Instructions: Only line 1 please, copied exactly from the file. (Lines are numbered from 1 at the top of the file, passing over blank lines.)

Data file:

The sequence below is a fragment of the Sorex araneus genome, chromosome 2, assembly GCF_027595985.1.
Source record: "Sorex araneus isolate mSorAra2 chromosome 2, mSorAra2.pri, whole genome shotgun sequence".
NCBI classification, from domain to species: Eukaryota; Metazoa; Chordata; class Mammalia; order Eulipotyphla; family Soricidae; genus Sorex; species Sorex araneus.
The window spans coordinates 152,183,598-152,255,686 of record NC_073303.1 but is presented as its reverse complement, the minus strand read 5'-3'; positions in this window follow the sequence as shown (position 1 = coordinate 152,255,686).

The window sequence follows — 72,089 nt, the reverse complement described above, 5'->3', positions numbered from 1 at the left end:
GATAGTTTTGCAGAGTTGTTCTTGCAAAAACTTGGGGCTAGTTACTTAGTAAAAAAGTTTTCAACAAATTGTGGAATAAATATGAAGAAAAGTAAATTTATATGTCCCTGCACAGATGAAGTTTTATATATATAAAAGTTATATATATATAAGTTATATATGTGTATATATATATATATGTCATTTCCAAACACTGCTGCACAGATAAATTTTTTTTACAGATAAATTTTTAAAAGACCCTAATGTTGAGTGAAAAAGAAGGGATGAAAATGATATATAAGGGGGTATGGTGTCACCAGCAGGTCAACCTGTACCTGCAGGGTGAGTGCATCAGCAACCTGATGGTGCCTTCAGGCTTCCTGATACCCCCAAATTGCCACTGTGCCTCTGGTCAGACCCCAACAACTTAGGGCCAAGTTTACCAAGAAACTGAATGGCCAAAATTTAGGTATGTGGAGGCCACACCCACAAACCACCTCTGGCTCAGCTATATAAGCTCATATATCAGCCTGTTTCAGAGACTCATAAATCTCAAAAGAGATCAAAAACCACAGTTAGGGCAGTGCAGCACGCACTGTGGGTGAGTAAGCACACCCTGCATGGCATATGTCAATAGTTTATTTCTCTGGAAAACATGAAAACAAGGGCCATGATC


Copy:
The sequence below is a fragment of the Sorex araneus genome, chromosome 2, assembly GCF_027595985.1.